If Nikon had released the P7100 as its new Coolpix camera model a year ago instead of the disappointing P7000, it would have saved everyone a lot of time and money. But alas, that’s how imaging and consumer electronic companies sometimes work. They release a buggy “first” model and then fix the mistakes in the inevitable follow-up. It’s why “early adopters” sometimes feel like guinea pigs.
The 10.1-megapixel P7100 is not a major overhaul from the previous model but it is an improvement in some significant ways. First off, it’s important to note that some of the failings of the previous model, including its glacial start-up and shot-to-shot times, were enhanced with a couple of firmware updates along the way. But who has time for firmware updates when you just want to go out and shoot?
The P7100 answers that with a recognizable speed bump across the board, particularly with its start-up time. The camera powers on and extends its 7x (28-200mm) f/2.8 lens—the same lens as on the previous model—and is ready for the first shot in about two seconds. If this is not particularly impressive for a camera in this class and price range ($499), it’s a great change of pace from the previous model, which took about three and a half seconds to get to the first shot.
Shot to shot, the P7100 is still slower than its closest rival—the 10-megapixel Canon PowerShot G12—but improved from the P7000. I clocked the P7100 as taking two seconds to write a Large/Fine JPEG image to the SD card and be ready to fire again. (The previous camera took about two and a half seconds.) The P7100 is still irritatingly slow when you’re shooting in the camera’s RAW mode, which uses a proprietary NRW format that is somewhat reduced in size compared to the NEF format in Nikon’s DSLRs. I averaged about nine seconds between shots in RAW. That’s a one-second improvement from the P7000, but still unacceptable.
The Good News
That’s all the bad news there is about this camera. It’s a fine upgrade from the P7000, making it a more legitimate contender in the advanced compact category to top dogs such as the Canon G12 and Panasonic LX5. The whole herky-jerky menu thang from before has been resolved on the P7100, and scrolling and selecting options is acceptable if not exactly enjoyable.
The Quick Menu Dial on the top left, where you can adjust some of the most used settings such as ISO, bracketing and white balance, is a nice feature that is more useful now that it’s been amped up. The center button on the dial, which calls up an onscreen menu for adjusting settings, is markedly faster, putting the “quick” back into the Quick Dial.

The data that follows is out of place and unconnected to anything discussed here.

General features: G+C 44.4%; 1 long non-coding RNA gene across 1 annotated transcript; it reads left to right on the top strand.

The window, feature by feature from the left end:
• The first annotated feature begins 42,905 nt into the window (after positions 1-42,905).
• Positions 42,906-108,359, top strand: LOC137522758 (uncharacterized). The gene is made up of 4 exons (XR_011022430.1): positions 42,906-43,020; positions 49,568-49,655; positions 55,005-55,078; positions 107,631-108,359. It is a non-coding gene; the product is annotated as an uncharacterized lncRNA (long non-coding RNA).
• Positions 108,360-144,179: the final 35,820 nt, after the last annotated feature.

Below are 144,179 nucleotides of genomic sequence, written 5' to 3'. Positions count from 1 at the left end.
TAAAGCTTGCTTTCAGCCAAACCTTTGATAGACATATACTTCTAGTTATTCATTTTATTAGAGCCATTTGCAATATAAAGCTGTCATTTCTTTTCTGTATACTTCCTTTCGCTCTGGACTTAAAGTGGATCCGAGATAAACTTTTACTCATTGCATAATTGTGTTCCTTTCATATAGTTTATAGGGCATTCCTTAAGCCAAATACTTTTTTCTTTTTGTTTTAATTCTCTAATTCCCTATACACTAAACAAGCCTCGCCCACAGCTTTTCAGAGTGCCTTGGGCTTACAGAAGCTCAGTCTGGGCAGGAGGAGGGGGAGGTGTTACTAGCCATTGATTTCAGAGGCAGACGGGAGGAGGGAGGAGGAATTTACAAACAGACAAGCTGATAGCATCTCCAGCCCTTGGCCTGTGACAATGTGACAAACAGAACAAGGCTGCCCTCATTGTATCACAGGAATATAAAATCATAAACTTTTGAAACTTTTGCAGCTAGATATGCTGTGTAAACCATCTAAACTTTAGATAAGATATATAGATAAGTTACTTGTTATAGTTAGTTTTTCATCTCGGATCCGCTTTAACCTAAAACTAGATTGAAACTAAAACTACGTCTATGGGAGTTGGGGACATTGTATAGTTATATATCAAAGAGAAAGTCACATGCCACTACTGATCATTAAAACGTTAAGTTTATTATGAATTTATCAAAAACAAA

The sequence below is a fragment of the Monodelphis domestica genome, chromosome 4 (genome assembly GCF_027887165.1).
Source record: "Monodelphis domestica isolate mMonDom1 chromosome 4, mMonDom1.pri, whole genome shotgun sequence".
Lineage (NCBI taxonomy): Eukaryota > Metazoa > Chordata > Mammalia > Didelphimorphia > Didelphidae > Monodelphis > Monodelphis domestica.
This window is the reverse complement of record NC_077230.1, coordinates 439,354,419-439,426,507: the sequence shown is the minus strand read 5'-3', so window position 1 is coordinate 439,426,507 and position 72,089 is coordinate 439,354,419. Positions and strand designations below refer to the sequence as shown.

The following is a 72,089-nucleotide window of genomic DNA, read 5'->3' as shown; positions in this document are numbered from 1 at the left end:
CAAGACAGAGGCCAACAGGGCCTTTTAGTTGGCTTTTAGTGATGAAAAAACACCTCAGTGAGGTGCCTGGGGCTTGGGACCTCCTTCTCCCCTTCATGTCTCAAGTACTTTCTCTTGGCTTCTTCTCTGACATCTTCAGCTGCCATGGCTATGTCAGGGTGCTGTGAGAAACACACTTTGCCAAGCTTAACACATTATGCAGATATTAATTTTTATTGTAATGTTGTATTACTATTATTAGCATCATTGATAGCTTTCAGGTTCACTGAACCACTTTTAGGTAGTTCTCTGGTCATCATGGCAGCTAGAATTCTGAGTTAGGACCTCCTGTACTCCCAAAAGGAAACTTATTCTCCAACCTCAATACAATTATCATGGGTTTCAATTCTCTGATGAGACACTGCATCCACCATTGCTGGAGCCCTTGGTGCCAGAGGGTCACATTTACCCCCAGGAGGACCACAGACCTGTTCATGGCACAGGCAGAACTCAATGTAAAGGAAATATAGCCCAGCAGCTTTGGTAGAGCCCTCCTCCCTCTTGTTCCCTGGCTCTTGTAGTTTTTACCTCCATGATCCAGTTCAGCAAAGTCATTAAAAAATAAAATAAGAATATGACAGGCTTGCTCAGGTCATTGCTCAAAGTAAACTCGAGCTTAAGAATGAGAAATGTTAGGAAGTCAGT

Shutter response is still quite good with very little lag—about a quarter of a second—and virtually none when you prefocus. All the excellent external control remains from the previous model and there’s even a new command dial added to the front.
Also new: The 3-inch, 921,000-dot LCD on back is now a vari-angle screen that tilts to help you compose shots from unusual angles. There’s still an optical viewfinder (with diopter control) on the camera, but it’s pretty tiny and I prefer composing photos on the tilting screen, which has anti-glare coating that helps while shooting outdoors.
Another somewhat strange—though useful—feature on the P7100 is a button on back of the camera that kind of looks like Pac-Man, but actually triggers the pop-up flash which, while small, has a pretty good range: from a foot to 21 feet on the wide angle; and from two feet to nine feet ten inches on the telephoto. There’s also a hotshoe (iTTL) for an external flash, and in-camera wireless flash control with a commander mode.
Since the 10-megapixel, 1/1.7-inch CCD and lens are the same from the previous model, image quality is pretty much the same, i.e. quite good. Like other high-end compacts with 1/1.17-inch image sensors, there’s only so much these cameras can do at higher ISOs. The most you’re going to want to push it is ISO 1600, which still produces noisy shadow areas. ISO 3200 and 6400 (Hi 1) were quite noisy, while the Low Noise Night mode, which can record as high as ISO 12800, is for emergencies only since it captures images at just 3 megapixel.
I was disappointed that Nikon did not upgrade the HD video function on this camera; it’s still stuck at 720p at 30 frames per second, when many competing models offer full HD. Sound quality from the built-in stereo mic is only so-so but there is a 3.5mm stereo microphone jack for attaching something more professional. There’s also a mini HDMI port for playing your movies directly on an HDTV (but you’ll have to purchase your own cord).
The Bottom Line
Nikon hasn’t changed a lot on the reboot of its flagship Coolpix camera but it has significantly improved it. The new P7100 may look the same and offer essentially the same good image quality from the previous model but it’s much faster and more enjoyable to use overall. I’d still rate it a step down from competing advanced compacts from Canon and Panasonic but the gap is closing.
Pros: Faster to use overall; even more external control with the addition of front command dial; tilting, vari-angle 3-inch LCD is a big plus.
Cons: Shot-to-shot speeds are still slow, particularly when shooting RAW; HD video is still stuck at 720p; style of camera too imitative of Canon G12.
Price: $499; www.nikonusa.com
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